Freedom

Lily Bart is caught up in materialism.

The tragic heroine of The House of Mirth was raised to believe that success is to be measured solely by what one owns; social status; money; “making it.”  It’s a lie of course.

In chapter six, there’s a brief sense of liberation when Selden offers a different view.  Lily had had an inkling of it all along.  Most of us feel the truth that way.  A deep-down-inkling.  His words (or Wharton’s words) are worth reflecting on.  Worth living by actually…

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“My idea of success,” he said, “is personal freedom.” 

“Freedom? Freedom from worries?”

“From everything–from money, from poverty, from ease and anxiety, from all the material accidents. To keep a kind of republic of the spirit–that’s what I call success.”

She leaned forward with a responsive flash. “I know–I know–it’s strange; but that’s just what I’ve been feeling today.”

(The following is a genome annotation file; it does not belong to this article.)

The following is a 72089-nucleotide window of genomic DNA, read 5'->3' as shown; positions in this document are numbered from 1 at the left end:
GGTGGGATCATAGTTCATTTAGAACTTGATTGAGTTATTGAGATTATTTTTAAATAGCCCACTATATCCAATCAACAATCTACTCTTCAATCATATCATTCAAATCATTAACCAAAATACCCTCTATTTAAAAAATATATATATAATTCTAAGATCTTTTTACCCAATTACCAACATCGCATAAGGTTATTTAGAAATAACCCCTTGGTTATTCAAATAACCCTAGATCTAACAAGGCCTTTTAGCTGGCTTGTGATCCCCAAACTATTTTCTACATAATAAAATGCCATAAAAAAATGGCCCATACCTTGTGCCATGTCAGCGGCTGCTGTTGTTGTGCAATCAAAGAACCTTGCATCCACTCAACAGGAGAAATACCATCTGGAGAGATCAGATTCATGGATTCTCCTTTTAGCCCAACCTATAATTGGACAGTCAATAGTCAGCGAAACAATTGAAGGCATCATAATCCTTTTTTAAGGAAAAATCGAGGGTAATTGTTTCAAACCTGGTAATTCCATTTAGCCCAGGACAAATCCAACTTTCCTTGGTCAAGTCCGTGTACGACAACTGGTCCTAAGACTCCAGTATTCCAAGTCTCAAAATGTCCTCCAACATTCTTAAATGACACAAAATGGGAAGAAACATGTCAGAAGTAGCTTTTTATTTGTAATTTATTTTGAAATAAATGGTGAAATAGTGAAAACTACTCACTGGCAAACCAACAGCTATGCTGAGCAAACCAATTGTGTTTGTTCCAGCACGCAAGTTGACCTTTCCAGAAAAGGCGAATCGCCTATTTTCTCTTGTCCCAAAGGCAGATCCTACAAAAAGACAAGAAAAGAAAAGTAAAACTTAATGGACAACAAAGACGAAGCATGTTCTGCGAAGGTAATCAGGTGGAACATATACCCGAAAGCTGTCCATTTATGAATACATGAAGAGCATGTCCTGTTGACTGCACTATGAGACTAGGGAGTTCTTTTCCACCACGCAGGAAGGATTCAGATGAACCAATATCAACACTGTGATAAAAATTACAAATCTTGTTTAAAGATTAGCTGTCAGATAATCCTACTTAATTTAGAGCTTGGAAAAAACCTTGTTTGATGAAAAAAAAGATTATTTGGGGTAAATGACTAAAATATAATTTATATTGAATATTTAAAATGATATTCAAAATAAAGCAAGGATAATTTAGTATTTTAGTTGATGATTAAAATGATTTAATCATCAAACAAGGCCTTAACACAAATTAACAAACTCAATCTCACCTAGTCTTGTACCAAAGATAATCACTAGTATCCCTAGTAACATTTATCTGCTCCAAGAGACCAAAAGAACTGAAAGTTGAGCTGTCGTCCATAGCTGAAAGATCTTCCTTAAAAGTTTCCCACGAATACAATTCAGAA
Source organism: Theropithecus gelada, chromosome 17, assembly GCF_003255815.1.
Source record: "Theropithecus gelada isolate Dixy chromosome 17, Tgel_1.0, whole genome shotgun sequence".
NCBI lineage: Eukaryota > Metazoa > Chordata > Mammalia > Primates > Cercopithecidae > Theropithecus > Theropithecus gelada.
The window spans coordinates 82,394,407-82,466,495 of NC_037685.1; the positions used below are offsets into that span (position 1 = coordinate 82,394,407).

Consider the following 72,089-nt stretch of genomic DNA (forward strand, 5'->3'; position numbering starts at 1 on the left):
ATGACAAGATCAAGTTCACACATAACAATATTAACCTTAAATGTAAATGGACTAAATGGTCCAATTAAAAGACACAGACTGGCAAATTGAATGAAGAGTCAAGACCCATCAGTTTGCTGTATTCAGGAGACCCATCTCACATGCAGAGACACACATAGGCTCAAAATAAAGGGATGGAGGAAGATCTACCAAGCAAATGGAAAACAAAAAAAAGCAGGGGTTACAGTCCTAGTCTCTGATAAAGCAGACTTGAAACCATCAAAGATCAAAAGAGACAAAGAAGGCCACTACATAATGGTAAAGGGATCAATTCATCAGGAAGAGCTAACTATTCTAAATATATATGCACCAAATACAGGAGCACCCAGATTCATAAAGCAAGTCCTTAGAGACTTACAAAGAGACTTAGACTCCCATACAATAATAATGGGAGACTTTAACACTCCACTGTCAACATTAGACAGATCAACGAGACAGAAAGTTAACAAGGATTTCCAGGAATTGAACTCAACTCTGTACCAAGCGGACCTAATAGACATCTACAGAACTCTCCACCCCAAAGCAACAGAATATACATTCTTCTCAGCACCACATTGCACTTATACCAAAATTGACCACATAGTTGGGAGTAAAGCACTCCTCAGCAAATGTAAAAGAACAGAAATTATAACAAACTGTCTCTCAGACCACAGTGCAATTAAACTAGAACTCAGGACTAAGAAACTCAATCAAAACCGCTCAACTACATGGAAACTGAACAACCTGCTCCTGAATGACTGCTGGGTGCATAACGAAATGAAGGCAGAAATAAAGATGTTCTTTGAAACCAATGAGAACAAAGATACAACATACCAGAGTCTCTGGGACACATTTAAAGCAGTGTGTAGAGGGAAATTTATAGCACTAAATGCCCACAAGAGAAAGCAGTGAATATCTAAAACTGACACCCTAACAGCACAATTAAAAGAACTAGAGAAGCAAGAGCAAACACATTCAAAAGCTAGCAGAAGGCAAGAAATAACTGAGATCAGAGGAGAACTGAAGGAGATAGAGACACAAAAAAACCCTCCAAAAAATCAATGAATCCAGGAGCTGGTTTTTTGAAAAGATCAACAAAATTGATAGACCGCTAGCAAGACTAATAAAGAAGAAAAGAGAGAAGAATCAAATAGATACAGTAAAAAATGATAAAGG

He met her eyes with the latent sweetness of his. “Is the feeling so rare with you?” he said.

She blushed a little under his gaze. “You think me horribly sordid, don’t you? But perhaps it’s rather that I never had any choice. There was no one, I mean, to tell me about the republic of the spirit.”

“There never is–it’s a country one has to find the way to one’s self.”

“But I should never have found my way there if you hadn’t told me.”

“Ah, there are sign-posts–but one has to know how to read them.”

– From Chapter 6, The House of Mirth by Edith Wharton

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